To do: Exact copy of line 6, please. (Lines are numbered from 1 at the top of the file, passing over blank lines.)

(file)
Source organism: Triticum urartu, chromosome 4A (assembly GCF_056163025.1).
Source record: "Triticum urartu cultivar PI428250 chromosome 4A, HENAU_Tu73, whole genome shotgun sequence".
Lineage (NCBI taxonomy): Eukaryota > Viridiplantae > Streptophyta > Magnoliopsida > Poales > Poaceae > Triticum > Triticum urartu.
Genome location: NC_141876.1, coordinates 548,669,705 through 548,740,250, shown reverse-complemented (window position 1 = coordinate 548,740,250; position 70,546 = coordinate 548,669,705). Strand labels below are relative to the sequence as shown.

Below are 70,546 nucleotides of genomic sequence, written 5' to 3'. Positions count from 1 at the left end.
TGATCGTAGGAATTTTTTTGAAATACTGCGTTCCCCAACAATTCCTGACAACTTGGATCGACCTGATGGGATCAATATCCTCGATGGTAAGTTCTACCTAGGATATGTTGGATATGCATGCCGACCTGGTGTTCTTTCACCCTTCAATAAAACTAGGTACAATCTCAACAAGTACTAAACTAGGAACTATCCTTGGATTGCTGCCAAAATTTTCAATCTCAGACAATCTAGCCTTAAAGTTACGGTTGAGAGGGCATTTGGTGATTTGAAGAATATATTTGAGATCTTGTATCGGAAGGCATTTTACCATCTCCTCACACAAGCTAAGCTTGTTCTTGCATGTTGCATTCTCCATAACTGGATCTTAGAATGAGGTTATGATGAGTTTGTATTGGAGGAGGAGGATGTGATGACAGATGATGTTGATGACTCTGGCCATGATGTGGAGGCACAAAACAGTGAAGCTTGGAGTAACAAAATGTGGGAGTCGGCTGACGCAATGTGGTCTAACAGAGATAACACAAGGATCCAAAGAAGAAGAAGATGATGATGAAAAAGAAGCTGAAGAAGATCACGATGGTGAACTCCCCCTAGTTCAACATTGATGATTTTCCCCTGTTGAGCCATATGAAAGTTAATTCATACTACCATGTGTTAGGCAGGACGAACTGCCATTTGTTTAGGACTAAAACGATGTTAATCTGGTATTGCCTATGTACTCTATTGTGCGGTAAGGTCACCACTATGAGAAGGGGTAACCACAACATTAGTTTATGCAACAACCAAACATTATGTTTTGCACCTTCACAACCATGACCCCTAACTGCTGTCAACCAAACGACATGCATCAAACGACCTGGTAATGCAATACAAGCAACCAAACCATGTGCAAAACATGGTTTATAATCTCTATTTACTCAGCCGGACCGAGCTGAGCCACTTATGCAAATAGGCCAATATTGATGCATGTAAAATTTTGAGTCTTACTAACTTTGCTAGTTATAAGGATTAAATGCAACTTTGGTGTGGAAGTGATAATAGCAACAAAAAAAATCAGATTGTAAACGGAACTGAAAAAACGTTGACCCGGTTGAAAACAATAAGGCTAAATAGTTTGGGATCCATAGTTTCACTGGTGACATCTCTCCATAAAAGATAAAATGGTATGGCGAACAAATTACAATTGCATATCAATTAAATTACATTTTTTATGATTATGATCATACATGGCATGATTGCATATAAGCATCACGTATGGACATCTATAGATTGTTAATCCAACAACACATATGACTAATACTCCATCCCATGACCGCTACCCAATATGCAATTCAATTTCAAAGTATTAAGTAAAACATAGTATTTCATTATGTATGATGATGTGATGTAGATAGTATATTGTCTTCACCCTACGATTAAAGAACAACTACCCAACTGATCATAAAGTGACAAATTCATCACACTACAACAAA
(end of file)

TGATCGTAGGAATTTTTTTGAAATACTGCGTTCCCCAACAATTCCTGACAACTTGGATCGACCTGATGGGATCAATATCCTCGATGGTAAGTTCTACCTAGGATATGTTGGATATGCATGCCGACCTGGTGTTCTTTCACCCTTCAATAAAACTAGGTACAATCTCAACAAGTACTAAACTAGGAACTATCCTTGGATTGCTGCCAAAATTTTCAATCTCAGACAATCTAGCCTTAAAGTTACGGTTGAGAGGGCATTTGGTGATTTGAAGAATATATTTGAGATCTTGTATCGGAAGGCATTTTACCATCTCCTCACACAAGCTAAGCTTGTTCTTGCATGTTGCATTCTCCATAACTGGATCTTAGAATGAGGTTATGATGAGTTTGTATTGGAGGAGGAGGATGTGATGACAGATGATGTTGATGACTCTGGCCATGATGTGGAGGCACAAAACAGTGAAGCTTGGAGTAACAAAATGTGGGAGTCGGCTGACGCAATGTGGTCTAACAGAGATAACACAAGGATCCAAAGAAGAAGAAGATGATGATGAAAAAGAAGCTGAAGAAGATCACGATGGTGAACTCCCCCTAGTTCAACATTGATGATTTTCCCCTGTTGAGCCATATGAAAGTTAATTCATACTACCATGTGTTAGGCAGGACGAACTGCCATTTGTTTAGGACTAAAACGATGTTAATCTGGTATTGCCTATGTACTCTATTGTGCGGTAAGGTCACCACTATGAGAAGGGGTAACCACAACATTAGTTTATGCAACAACCAAACATTATGTTTTGCACCTTCACAACCATGACCCCTAACTGCTGTCAACCAAACGACATGCATCAAACGACCTGGTAATGCAATACAAGCAACCAAACCATGTGCAAAACATGGTTTATAATCTCTATTTACTCAGCCGGACCGAGCTGAGCCACTTATGCAAATAGGCCAATATTGATGCATGTAAAATTTTGAGTCTTACTAACTTTGCTAGTTATAAGGATTAAATGCAACTTTGGTGTGGAAGTGATAATAGCAACAAAAAAAATCAGATTGTAAACGGAACTGAAAAAACGTTGACCCGGTTGAAAACAATAAGGCTAAATAGTTTGGGATCCATAGTTTCACTGGTGACATCTCTCCATAAAAGATAAAATGGTATGGCGAACAAATTACAATTGCATATCAATTAAATTACATTTTTTATGATTATGATCATACATGGCATGATTGCATATAAGCATCACGTATGGACATCTATAGATTGTTAATCCAACAACACATATGACTAATACTCCATCCCATGACCGCTACCCAATATGCAATTCAATTTCAAAGTATTAAGTAAAACATAGTATTTCATTATGTATGATGATGTGATGTAGATAGTATATTGTCTTCACCCTACGATTAAAGAACAACTACCCAACTGATCATAAAGTGACAAATTCATCACACTACAACAAA